By, Mathew B. Tully
Q. Is indecent viewing and “peeping Tom” behavior the same thing?
A. Both behaviors are forms of voyeurism, but they’re not the same.
Generally, the difference comes down to how much of their victims the offenders see.
In June 2012, a new version of the Uniform Code of Military Justice took effect that featured a new Article 120c, which concerns “other sexual misconduct.” That includes indecent viewing, visual recording and broadcasting; forcible pandering; and indecent exposure. Before that change, indecent viewing had been included in the UCMJ under the broader Article 120.
Now, a service member commits indecent viewing when he or she, without legal justification or excuse, “knowingly and wrongfully views the private area of another person, without that other person’s consent under circumstances in which that other person has a reasonable expectation of privacy.” Article 120c identifies particular private parts that qualify as a person’s “private area.”
Service courts addressing this issue have typically taken a broader view of acts that constitute indecent viewing.
In U.S. v. Donald E. Clark (1956), the Air Force Board of Review defined “window peeping” as a crime “only when the person observed has not given consent. It is a violation of this prohibition whereby the voyeur infringes upon the privacy of an individual observed that constitutes the criminal aspect of the act.”
As such, the court found that to be in violation of Article 134 because it was prejudicial to good order and discipline in the armed forces and of a nature to bring discredit to the armed forces.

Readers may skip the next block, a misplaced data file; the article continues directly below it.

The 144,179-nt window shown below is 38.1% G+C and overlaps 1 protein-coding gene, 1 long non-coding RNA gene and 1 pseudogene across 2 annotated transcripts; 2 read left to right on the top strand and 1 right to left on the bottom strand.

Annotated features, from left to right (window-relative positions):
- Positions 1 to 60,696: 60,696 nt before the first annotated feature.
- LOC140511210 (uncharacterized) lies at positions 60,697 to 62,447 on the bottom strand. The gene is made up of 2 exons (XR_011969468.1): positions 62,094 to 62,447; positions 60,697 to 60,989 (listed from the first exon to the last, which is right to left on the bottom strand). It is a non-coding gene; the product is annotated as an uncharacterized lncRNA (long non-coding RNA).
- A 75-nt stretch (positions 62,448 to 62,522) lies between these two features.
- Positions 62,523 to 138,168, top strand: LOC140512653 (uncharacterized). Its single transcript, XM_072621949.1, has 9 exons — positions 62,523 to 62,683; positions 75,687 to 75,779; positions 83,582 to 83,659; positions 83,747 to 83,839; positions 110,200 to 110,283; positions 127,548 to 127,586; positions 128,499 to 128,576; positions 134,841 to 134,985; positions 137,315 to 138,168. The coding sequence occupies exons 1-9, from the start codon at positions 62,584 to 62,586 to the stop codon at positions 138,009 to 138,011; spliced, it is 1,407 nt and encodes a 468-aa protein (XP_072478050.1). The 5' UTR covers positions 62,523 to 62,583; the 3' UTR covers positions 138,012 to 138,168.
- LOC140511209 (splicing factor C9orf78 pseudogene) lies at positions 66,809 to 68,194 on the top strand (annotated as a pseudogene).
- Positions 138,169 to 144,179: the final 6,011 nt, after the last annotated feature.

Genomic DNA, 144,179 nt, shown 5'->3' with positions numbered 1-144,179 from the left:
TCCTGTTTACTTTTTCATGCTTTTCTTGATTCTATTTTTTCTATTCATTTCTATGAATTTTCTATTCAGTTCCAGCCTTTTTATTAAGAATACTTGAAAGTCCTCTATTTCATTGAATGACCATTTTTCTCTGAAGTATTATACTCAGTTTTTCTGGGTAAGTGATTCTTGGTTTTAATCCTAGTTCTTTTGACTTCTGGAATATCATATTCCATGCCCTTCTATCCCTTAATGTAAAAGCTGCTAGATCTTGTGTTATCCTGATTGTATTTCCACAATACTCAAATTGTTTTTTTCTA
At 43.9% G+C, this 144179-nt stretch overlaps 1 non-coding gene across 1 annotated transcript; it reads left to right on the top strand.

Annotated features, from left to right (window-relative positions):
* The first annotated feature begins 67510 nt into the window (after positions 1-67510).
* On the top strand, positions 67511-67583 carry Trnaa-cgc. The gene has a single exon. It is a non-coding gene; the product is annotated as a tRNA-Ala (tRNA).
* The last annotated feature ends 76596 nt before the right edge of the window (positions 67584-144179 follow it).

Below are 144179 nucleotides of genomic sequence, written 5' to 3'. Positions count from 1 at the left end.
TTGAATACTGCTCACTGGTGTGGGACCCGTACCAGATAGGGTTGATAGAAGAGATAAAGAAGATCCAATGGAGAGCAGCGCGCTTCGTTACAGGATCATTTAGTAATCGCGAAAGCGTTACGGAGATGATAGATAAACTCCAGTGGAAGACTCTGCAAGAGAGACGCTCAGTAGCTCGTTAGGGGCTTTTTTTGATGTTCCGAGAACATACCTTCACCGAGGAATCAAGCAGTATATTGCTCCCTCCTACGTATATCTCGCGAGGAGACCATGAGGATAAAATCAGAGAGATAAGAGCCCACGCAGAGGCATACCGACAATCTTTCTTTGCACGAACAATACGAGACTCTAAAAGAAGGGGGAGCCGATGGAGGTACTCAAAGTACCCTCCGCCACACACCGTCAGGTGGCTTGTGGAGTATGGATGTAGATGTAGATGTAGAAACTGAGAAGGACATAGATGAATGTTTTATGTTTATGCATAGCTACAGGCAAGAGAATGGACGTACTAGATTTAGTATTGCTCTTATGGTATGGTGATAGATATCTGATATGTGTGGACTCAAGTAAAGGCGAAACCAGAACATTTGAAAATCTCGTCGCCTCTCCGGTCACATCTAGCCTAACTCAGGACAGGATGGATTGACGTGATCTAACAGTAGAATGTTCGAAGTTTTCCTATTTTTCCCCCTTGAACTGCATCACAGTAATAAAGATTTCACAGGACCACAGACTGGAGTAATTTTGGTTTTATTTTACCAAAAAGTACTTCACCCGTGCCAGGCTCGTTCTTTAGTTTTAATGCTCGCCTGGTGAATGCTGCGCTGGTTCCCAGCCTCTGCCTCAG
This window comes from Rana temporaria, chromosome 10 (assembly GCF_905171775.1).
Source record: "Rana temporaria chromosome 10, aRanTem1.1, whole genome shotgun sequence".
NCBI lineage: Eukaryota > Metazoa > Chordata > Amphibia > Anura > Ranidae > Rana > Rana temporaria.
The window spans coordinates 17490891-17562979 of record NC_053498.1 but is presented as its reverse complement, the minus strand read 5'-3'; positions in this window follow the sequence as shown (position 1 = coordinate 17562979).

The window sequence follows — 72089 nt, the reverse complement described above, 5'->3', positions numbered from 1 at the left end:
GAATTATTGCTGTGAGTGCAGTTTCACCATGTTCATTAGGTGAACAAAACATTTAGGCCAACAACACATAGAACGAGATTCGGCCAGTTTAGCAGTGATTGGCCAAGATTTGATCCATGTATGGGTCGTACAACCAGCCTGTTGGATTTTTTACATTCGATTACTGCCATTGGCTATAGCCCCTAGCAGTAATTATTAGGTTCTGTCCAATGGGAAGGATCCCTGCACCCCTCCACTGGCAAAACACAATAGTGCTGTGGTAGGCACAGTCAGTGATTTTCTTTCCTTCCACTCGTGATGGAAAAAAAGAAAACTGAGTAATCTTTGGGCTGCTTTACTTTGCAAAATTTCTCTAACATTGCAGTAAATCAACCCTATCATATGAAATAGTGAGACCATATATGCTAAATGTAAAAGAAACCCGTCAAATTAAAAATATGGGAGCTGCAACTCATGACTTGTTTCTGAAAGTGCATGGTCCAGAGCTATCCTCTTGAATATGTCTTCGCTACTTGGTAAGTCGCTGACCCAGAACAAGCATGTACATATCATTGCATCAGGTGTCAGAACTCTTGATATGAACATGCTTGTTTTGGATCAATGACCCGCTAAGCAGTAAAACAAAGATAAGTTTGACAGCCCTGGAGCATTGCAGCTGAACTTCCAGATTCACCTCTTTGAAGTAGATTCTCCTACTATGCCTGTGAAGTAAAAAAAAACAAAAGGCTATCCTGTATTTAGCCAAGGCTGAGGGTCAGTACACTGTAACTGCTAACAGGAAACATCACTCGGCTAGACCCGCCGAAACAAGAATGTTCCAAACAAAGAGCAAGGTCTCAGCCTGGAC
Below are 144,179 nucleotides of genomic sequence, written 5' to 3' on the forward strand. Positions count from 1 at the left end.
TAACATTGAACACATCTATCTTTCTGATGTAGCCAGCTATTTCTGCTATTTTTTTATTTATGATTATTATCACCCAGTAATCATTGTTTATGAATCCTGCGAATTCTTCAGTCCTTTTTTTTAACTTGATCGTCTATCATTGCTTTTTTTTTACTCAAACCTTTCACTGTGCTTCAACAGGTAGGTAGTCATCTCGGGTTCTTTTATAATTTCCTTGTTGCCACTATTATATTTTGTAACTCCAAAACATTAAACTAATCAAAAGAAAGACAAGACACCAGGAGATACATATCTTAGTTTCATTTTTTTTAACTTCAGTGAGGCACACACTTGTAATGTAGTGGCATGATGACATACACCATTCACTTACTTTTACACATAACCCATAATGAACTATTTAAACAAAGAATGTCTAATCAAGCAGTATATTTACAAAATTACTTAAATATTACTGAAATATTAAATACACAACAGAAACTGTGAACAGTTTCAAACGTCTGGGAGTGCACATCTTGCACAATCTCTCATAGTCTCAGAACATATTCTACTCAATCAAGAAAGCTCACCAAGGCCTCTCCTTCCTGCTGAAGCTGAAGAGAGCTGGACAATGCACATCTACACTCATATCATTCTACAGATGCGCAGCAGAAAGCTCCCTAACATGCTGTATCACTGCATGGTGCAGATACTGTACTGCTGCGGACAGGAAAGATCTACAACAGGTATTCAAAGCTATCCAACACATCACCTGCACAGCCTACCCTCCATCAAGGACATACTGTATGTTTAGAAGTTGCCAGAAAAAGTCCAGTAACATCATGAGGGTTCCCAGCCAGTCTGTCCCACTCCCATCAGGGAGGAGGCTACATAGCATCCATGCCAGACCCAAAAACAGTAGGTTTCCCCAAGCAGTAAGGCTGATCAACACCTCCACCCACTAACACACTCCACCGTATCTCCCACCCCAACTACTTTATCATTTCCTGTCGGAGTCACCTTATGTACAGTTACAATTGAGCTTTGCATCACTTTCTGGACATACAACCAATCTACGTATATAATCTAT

It’s worth noting that this case omits mention of the viewing of any specific private parts, and under the 2012 UCMJ revisions, there is no requirement to show that the act was prejudicial to good order and discipline or service discrediting.
The new law further leaves open to interpretation whether an individual has a “reasonable expectation of privacy” in a particular setting.
To commit indecent viewing, a service member has to see another person’s certain private parts.
“Congress could quite readily make peeping upon a naked person a violation of Article 120, UCMJ,” the U.S. Army Court of Criminal Appeals noted in U.S. v.
Gregory A. Rice (2012). “It hasn’t; rather, it made observation of particular naked parts as criminal under that statute.”
The court added that voyeurism that does not include the viewing of these private parts could still qualify as a simple disorder under Article 134.
Service members who have been accused of voyeurism, whether in violation of Article 120c or Article 134, should immediately contact a military law attorney who might be able show the viewing of a nude person was accidental or that no private parts were viewed.
Mathew B. Tully is a veteran of the wars in Iraq and Afghanistan and founding partner of Tully Rinckey PLLC. Email questions to email@example.com The information in this column is not intended as legal advice.